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Drones, State Terrorism and International Law

Blakeley, Ruth (2018) Drones, State Terrorism and International Law. Critical Studies on Terrorism, 11 (2). pp. 321-341. ISSN 1753-9153. E-ISSN 1753-9161. (doi:10.1080/17539153.2018.1456722) (Access to this publication is currently restricted. You may be able to access a copy if URLs are provided)

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Abstract

The conventional wisdom among US foreign policymakers is that drones enable precise strikes, and therefore limit collateral damage. In contrast, critics point out that many civilian casualties have ensued, and they variously cite poor intelligence and imprecision of the strikes as reasons for this. Critics have also raised concerns that the US and its allies are engaging in “lawfare” to legitimise violations of human rights law. As such, some have questioned whether academic engagement with the legal questions surrounding targeted killings amount to collusion with state attempts to legitimise human rights violations. This article will argue that by conceptualising the targeted killings programme as a form of state terrorism, we are better equipped to provide a critical analysis of the drones programme within the context of a long history of violence and terrorism which has underpinned the imperial and neo-imperial projects of the UK and US. The article will then argue that there are important similarities between the targeted killings programme, and previous UK and US counterinsurgency operations, including prior uses of air power, and operations involving the internment of terror suspects, and the targeting of specific individuals for interrogation and torture or disappearance. Common to these programmes is that they are forms of policing aimed at crushing rebellions, stifling disorder and constructing or maintaining particular political economies, through terror. Also common to these programmes are the attempts made either to conceal illicit actions, or in the event they are exposed, to shroud them in a veil of legitimacy. The article concludes by offering some brief reflections on why we should not abandon the quest to resolve the thorny legal questions around the targeted killings programme.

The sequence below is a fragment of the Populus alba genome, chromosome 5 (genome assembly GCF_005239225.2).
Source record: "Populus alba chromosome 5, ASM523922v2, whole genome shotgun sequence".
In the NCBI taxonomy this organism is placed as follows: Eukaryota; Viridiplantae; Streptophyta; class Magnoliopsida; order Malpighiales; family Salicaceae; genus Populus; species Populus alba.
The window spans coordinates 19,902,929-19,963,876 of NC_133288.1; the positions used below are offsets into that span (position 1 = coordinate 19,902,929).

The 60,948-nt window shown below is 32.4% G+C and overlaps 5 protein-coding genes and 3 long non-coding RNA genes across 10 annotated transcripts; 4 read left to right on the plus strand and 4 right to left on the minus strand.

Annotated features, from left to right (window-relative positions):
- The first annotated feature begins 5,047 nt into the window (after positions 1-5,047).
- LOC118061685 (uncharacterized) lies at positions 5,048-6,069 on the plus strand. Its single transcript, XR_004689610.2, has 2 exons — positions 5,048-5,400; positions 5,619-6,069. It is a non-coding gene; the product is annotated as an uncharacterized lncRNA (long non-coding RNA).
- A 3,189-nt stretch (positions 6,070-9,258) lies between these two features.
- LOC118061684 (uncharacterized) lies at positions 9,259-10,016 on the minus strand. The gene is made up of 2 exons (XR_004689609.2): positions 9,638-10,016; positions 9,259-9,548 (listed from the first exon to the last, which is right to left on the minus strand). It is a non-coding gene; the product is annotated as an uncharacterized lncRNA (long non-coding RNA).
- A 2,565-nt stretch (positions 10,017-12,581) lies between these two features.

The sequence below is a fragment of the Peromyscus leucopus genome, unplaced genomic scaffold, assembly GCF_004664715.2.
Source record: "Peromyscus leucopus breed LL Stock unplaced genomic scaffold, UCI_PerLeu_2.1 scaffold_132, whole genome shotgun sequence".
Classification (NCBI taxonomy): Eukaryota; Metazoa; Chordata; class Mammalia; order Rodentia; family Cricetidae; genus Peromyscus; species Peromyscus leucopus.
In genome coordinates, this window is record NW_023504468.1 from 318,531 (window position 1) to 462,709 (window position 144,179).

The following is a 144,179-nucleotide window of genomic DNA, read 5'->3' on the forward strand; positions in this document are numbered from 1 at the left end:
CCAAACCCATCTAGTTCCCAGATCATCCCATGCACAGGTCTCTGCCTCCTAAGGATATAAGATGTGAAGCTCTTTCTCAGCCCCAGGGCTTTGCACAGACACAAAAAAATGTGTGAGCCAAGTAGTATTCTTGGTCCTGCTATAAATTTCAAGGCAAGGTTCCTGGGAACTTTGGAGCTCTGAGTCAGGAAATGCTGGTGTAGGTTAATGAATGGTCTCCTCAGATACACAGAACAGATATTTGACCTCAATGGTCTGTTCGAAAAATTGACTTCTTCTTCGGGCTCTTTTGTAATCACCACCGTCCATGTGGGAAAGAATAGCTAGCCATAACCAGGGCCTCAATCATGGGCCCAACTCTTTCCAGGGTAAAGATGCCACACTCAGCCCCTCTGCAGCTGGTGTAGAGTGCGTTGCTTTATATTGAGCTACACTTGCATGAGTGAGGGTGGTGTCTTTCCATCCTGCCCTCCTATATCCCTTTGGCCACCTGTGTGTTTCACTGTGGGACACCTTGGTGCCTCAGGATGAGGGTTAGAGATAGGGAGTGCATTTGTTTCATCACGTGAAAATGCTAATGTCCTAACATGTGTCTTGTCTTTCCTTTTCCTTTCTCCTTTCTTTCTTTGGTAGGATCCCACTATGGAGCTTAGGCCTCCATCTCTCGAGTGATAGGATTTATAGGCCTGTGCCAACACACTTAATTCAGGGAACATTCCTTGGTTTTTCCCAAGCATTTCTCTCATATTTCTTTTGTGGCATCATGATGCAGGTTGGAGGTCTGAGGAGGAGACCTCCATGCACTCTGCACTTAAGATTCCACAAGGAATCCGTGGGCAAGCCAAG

Item Type: Article
DOI/Identification number: 10.1080/17539153.2018.1456722
Uncontrolled keywords: State terrorism, targeted killings, drones, international law
Subjects: J Political Science > JZ International relations
Divisions: Faculties > Social Sciences > School of Politics and International Relations > Conflict Analysis Research Centre
Depositing User: R. Blakeley
Date Deposited: 07 Aug 2017 14:29 UTC
Last Modified: 19 Jul 2019 09:22 UTC
Resource URI: https://kar.kent.ac.uk/id/eprint/62573 (The current URI for this page, for reference purposes)
Blakeley, Ruth: https://orcid.org/0000-0001-8794-962X
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